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Thursday, March 23, 2023

UNICEF wants states to take ownership of water, sanitation services

A Water, Sanitation and Hygiene (WASH) Specialist with UNICEF, Mr Bioye Ogunjobi, has called on states to show more commitment toward scaling up sanitation services and access to water supply in the country.

Bioye Ogunjobi
Bioye Ogunjobi

Ogunjobi made the call while delivering a report on the end of the UNICEF funded Sanitation, Hygiene and Water (SHAWN II) programme at the monthly meeting of the National Task Group on Sanitation on Wednesday, January 27, 2021.

He said it was worrisome that many states were not showing enough commitment to improving access to potable water and sanitation in the states.

He noted that it was time the Federal Ministry of Water Resources spearheaded and influenced states governors to respond to increasing needs in the WASH sector.

“As we all know, the momentum in the Federal level (Abuja) is very encouraging, but we don’t have the same momentum at the states level.

“In fact, we have very few states that are interested in combating open defecation, we have had governors of Jigawa, Katsina, Kaduna, Edo, Ekiti, Osun talking about it and taking the lead.

“In states like Cross River where we have wonderful platform with six LGAs that are open defecation free, we still do not have that kind of response that we expect from government.’’

The WASH Specialist noted that the 2019 WASH National Outcome Routine Mapping (WASHNORM) showed that only two per cent of Abia and Zamfara state population practiced open defecation as against four per cent in Kano state.

This, he said, was a cause for concern as the four per cent population in Kano practicing open defecation was huge, stressing the need for the state to step up action to change the narrative.

He said states ought to be supported in ensuring that they promote hygiene and scale up their sanitation ladder.

According to him, there is the need to support and engage the private sector more in WASH service delivery, commending efforts of the Organised Private Sector for its present commitment.

Commenting on key learnings from the SHAWN II programme, Ogunjobi said so far, no fewer than 15 million people were reached on hygiene awareness and 12.1 million people gave access to safe water services.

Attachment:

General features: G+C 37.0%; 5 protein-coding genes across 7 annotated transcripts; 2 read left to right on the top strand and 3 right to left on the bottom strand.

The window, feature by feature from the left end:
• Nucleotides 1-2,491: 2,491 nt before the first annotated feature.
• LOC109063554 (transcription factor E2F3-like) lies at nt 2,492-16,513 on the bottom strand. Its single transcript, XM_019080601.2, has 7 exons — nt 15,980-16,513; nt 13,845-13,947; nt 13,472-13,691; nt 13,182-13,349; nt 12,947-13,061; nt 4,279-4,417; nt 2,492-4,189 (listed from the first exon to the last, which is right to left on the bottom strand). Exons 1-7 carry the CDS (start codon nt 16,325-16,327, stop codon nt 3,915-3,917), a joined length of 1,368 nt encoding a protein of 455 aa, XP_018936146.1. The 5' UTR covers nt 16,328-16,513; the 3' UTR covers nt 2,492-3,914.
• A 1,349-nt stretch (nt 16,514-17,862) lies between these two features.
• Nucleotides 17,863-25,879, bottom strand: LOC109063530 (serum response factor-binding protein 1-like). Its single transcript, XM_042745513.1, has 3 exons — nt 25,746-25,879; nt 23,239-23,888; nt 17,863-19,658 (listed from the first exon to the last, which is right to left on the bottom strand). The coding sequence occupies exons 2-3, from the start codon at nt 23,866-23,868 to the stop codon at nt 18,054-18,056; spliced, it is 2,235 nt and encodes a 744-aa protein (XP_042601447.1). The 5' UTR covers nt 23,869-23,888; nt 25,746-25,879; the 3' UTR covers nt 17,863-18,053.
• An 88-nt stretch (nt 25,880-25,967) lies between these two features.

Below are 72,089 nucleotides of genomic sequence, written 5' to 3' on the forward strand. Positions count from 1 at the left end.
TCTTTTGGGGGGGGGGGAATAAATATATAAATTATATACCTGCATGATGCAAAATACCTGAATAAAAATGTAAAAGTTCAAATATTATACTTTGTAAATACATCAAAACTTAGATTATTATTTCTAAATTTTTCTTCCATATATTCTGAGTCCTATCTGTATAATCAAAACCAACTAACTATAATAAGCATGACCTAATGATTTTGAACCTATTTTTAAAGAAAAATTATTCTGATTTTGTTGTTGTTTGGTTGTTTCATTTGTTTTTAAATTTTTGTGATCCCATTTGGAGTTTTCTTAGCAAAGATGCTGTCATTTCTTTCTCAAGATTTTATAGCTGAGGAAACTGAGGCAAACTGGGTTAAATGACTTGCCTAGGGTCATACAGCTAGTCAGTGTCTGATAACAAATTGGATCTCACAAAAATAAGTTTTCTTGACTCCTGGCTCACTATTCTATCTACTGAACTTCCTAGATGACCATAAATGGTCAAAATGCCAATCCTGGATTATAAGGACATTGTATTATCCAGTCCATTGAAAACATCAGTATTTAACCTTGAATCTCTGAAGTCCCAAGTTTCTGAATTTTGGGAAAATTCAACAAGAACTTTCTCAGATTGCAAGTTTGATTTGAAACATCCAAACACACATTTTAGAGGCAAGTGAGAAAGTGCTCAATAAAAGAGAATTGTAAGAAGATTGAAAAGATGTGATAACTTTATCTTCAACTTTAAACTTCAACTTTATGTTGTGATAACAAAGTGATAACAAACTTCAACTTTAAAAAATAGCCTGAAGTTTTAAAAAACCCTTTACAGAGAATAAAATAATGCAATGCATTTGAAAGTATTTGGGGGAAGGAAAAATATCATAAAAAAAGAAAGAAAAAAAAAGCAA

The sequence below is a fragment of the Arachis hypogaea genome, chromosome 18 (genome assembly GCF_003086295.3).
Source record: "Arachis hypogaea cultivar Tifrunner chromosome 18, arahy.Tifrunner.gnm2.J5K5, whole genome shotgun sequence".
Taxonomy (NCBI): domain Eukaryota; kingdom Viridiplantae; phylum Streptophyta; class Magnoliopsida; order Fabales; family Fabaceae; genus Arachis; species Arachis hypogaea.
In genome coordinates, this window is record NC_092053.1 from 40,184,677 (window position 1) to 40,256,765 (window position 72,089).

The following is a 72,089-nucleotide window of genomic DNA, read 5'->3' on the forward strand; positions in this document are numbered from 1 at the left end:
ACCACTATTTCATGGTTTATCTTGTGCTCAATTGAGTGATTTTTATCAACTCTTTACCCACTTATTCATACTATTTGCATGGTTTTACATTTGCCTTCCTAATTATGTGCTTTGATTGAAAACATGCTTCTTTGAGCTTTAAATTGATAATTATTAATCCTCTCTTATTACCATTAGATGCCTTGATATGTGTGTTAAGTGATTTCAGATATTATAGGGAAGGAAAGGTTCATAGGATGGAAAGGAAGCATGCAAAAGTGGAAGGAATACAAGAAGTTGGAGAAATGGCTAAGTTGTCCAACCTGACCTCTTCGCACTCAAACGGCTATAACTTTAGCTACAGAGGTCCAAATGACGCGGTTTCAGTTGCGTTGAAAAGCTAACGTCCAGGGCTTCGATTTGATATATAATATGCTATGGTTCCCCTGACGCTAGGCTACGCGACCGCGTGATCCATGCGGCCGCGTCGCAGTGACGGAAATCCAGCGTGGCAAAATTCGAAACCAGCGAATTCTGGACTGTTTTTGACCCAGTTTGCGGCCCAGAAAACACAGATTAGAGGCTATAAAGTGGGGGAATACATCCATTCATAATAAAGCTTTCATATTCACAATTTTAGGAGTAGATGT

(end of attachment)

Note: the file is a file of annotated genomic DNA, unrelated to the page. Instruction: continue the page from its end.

He highlighted that such interventions were in the area of safe excreta disposal, proper handwashing at critical times, and water safety plans to ensure that water sources were safe till consumption point.

According to him, in the SHAWN II programme, UNICEF focused more on rehabilitation of water points through Tulsi Chanrai Foundation, as against construction of new water points as this is aimed at reducing borehole proliferation.

He said the concept of sanitation marketing was implemented, in which households were given small loans to build toilets from pit latrines to simple and affordable pour-flush toilets through Microfinance institutions.

Ogunjobi, however, said this was not sustainable as a large portion of the beneficiaries had issues with loan repayment, which was due to high interest rates among others.

In support of the Federal Government’s efforts to address the country’s water and sanitation challenges, UNICEF Nigeria implemented a DFID-funded Sanitation, Hygiene and Water (SHAWN II) project in Nigeria in 104 LGAs in eight states.

The overall goal of SHAWN is to contribute to the reduction of water and sanitation-related disease.

It is also to improve health and to facilitate the adoption of the LGA-wide approach to water and sanitation delivery in non-intervention LGAs.

By Tosin Kolade

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